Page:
Immigration Literacy & Dignity Project: Counteracting Xenophobia and Racism Through YPAR and Anti-Oppressive Language and Literacy Pedagogy
Kongji Qin

About the research


NAEd/Spencer Postdoctoral Fellowship

Award Year



New York University

Primary Discipline

Research Methodology/Measurement
Immigrant youth suffer from xenophobia and racism on a regular basis, which impacts their learning, well-being, and identity. Supporting immigrant youth in navigating and addressing xenophobia and racism through anti-oppressive pedagogies is a matter of educational equity. Designed as a case study of a participatory pedagogical exploration in one U.S. English language arts (ELA) classroom, this project uses multiple methods to explore how an intergenerational research collective of educators, students, activists, and university-based researchers can support immigrant youth to engage in critical inquiry and linguistic activism to counteract xenophobia and racism. Specifically, this project first examines how the ELA teacher and university-based researchers, through collaborative practitioner research, co-create a language curriculum on immigration, inequality, and inquiry. Secondly, it explores how the teacher enacts this curriculum to develop immigrant students? critical language and literacy skills. Third, it studies how students use such skills in youth participatory action research (YPAR) to interrogate and counter anti-immigration narratives through storytelling, writing, and activism. Drawing on knowledge collectively generated from the research, this project aims to build a theory of anti-oppressive language and literacy pedagogy that centers immigrant students? concerns, voice, and agency in teaching literacy for immigration justice, equity, and dignity. This project has the potential to contribute significantly to the research and practice of immigrant learner education, school-based YPAR, and anti-oppressive pedagogies.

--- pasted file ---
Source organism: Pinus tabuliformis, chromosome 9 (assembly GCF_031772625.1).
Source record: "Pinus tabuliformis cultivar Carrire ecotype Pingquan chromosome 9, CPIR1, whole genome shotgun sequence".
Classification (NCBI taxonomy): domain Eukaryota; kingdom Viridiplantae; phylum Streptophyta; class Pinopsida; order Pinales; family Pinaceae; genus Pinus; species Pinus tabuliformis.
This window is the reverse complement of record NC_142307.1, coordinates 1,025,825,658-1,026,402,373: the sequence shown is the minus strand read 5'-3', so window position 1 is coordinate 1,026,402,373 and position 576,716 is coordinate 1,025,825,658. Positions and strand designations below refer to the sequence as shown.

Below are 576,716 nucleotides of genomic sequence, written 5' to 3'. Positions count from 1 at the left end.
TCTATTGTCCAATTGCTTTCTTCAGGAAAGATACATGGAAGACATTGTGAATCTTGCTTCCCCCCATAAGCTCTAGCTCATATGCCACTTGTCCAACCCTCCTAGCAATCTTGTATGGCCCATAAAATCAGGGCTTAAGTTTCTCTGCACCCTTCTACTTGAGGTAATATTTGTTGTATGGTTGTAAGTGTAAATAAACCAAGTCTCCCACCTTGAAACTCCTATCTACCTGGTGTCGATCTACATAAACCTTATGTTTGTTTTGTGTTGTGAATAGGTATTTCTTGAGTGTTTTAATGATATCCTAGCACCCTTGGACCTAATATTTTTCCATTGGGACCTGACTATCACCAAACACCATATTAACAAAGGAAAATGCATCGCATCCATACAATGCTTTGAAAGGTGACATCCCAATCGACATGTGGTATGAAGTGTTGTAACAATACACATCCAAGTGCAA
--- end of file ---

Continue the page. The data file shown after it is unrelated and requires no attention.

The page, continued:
About Kongji Qin
Kongji Qin is an Assistant Professor of Language Education in the Department of Teaching and Learning at New York University?s Steinhardt School of Culture, Education, and Human Development. As a transnational scholar trained in both China and the United States, Dr. Qin?s research centers on understanding and addressing inequality in and through the language and literacy education of immigrant youth in U.S. schools. Drawing on critical race theories, gender studies, poststructuralist theories, postcolonial theories, and discourse analysis, his research is driven by questions that lie at the axes of immigration, language, pedagogy, identity, and justice. His work features three interconnected research programs: understanding the relationship between immigrant adolescents? negotiation of racialized masculinities and language learning, preparing linguistically responsive content teachers for immigrant students, and addressing educational inequality through anti-racist pedagogies and critical participatory action research with immigrant youth. Dr. Qin?s scholarship has been supported by the Spencer Foundation and his recent publications can be found in The Modern Language Journal, Reading Research Quarterly, Research in the Teaching of English, Beijing International Review of Education, Teaching and Teacher Education, and Urban Education. Dr. Qin received his Ph.D. in Curriculum, Instruction, and Teacher Education with a Language and Literacy Specialization from Michigan State University in 2016, and his M.A and B.A. in English Language and Literature from Huazhong (Central China) Normal University in Wuhan, China.

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